How To

How To Hack the Dining Hall if You're Gluten-Free

Eating gluten-free is hard enough at home, but the challenges seem to multiply when you go off to college and aren't in total control of how your food is prepared. Plus, when the average college diet seems to consist of instant ramen, pizza, and Kraft mac and cheese, your options can appear to be gravely limited. But there is still hope, if you know where to look.

Eat the Options Provided

Obviously, if your campus advertises gluten-free options, head for those straightaway. My campus has a gluten-free station in three of the four dining halls, and I know plenty of universities have similar accommodations. So start there and eat worry-free.

Pick and Choose

However, if you don’t have a specialty area in your university or you just don't feel like eating at one of the strictly gluten-free stations, it's possible to pick and choose from other stations. I eat from the salad bar often, which is something that surprised me, since I've never been a huge vegetable fan. But even if I can’t eat anything else in the dining hall, vegetables are naturally gluten free and are always readily available. And I will be the first to admit that I had to actually learn to like salads and that I’m totally not perfect and choose French fries over salads more often than is probably good for me. It is definitely a learning process. As for other stations, I also eat at whatever Mexican/Tex-Mex station there is, since beans and rice and guacamole are safe bets. I bring gluten free bread to the sandwich station and occasionally eat soup if I can tell or find out if it's gluten-free. The only places I tend to shy away from are the Asian-inspired station (since soy sauce has gluten) and the pasta station (gluten-free pasta is a rarity).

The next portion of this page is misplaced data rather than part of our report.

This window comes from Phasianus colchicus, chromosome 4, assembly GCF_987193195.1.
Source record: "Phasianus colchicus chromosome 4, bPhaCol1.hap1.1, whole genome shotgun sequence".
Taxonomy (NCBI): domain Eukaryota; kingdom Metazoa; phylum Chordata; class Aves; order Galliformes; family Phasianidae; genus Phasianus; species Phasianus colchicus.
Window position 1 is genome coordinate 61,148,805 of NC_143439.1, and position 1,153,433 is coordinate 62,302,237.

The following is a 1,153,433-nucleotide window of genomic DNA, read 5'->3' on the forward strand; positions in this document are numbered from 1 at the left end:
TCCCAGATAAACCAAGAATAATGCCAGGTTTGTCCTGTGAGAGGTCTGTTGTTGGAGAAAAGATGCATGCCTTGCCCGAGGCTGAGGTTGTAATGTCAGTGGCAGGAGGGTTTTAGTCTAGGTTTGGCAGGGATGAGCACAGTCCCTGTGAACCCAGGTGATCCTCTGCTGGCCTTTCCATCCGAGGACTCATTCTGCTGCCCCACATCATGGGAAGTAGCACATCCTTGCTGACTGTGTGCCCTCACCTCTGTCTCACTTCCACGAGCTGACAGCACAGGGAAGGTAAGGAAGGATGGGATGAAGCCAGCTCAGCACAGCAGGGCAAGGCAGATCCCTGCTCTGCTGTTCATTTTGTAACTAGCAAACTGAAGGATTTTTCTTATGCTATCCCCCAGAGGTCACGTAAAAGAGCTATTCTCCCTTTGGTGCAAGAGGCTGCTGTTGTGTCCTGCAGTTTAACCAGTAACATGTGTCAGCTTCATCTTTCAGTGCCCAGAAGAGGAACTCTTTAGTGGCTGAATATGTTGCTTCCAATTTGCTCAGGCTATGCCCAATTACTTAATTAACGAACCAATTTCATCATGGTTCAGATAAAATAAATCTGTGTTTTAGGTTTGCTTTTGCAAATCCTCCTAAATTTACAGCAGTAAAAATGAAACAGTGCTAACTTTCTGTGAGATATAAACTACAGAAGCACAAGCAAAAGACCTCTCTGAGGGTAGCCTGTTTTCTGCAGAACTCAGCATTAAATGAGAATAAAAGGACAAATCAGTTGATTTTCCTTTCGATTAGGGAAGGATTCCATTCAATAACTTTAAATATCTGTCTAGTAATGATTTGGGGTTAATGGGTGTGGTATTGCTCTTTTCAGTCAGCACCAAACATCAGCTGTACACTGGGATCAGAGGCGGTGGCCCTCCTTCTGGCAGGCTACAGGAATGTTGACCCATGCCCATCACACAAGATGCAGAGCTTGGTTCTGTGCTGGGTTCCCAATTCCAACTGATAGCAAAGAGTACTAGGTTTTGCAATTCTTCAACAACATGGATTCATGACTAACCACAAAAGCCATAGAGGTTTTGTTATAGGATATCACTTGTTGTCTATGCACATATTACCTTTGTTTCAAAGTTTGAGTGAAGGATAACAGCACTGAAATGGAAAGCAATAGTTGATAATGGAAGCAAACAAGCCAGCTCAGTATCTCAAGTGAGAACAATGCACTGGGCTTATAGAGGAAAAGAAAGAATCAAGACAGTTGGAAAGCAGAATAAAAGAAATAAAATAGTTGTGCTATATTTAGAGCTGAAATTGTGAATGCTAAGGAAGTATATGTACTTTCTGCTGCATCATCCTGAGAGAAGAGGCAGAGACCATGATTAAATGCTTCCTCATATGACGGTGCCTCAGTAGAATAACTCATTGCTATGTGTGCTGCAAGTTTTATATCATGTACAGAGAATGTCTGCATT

Make It Yourself

While it’s always a good idea to use the dining plan you paid for by eating in the dining halls as often as possible, sometimes you need something the dining hall can’t make gluten-free. In that case, my advice is to treat the dining hall like a grocery store rather than a restaurant; you can get ingredients, but not the entire meal. My go-to is swiping shredded cheese from the salad bar and refried beans from the Mexican station and making a quesadilla with gluten-free tortillas in my dorm.

Talk to Your Nutritionist

Now, while I do have to deal with eating gluten-free foods in the campus dining hall, I don't have as much of a problem with cross-contamination as most gluten-intolerant people do. But I know the gluten-free stations definitely accommodate to that, and the people in other stations are happy to change their gloves when handling gluten-free food. If you have to be aware of cross-contamination as well avoiding eating gluten, I highly, highly suggest talking to your school’s nutritionist. The nutritionist is trained to answer your questions and can help you adapt to your specific university and what they offer. For example, I would have never know Baylor had three gluten-free stations in the dining halls if I hadn’t talked to the nutritionist.

It may seem like a daunting, even impossible task, to some, but eating gluten free is remarkably doable, even when you are far from home. By taking advantage of what things your college offers, working around what foods you can't eat, and getting guidance from a nutritionist, being gluten-free on a college campus a totally doable.